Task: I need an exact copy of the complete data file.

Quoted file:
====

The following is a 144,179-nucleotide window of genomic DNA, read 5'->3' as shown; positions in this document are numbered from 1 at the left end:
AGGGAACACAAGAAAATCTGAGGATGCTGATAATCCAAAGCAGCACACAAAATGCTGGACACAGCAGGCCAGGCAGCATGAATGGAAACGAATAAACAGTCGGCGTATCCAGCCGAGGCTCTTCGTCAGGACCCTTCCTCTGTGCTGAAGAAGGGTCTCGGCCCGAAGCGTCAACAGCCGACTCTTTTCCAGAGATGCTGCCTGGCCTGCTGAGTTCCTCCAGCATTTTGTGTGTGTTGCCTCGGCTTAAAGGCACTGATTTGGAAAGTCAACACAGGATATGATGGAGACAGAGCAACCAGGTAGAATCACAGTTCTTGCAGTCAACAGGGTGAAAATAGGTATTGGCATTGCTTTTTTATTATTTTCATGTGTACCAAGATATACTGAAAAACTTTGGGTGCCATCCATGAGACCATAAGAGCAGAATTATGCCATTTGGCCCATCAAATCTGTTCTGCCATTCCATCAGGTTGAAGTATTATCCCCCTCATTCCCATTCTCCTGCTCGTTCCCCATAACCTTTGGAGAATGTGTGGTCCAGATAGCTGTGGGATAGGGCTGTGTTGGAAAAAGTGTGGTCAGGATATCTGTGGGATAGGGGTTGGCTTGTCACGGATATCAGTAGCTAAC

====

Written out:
The following is a 144,179-nucleotide window of genomic DNA, read 5'->3' as shown; positions in this document are numbered from 1 at the left end:
AGGGAACACAAGAAAATCTGAGGATGCTGATAATCCAAAGCAGCACACAAAATGCTGGACACAGCAGGCCAGGCAGCATGAATGGAAACGAATAAACAGTCGGCGTATCCAGCCGAGGCTCTTCGTCAGGACCCTTCCTCTGTGCTGAAGAAGGGTCTCGGCCCGAAGCGTCAACAGCCGACTCTTTTCCAGAGATGCTGCCTGGCCTGCTGAGTTCCTCCAGCATTTTGTGTGTGTTGCCTCGGCTTAAAGGCACTGATTTGGAAAGTCAACACAGGATATGATGGAGACAGAGCAACCAGGTAGAATCACAGTTCTTGCAGTCAACAGGGTGAAAATAGGTATTGGCATTGCTTTTTTATTATTTTCATGTGTACCAAGATATACTGAAAAACTTTGGGTGCCATCCATGAGACCATAAGAGCAGAATTATGCCATTTGGCCCATCAAATCTGTTCTGCCATTCCATCAGGTTGAAGTATTATCCCCCTCATTCCCATTCTCCTGCTCGTTCCCCATAACCTTTGGAGAATGTGTGGTCCAGATAGCTGTGGGATAGGGCTGTGTTGGAAAAAGTGTGGTCAGGATATCTGTGGGATAGGGGTTGGCTTGTCACGGATATCAGTAGCTAAC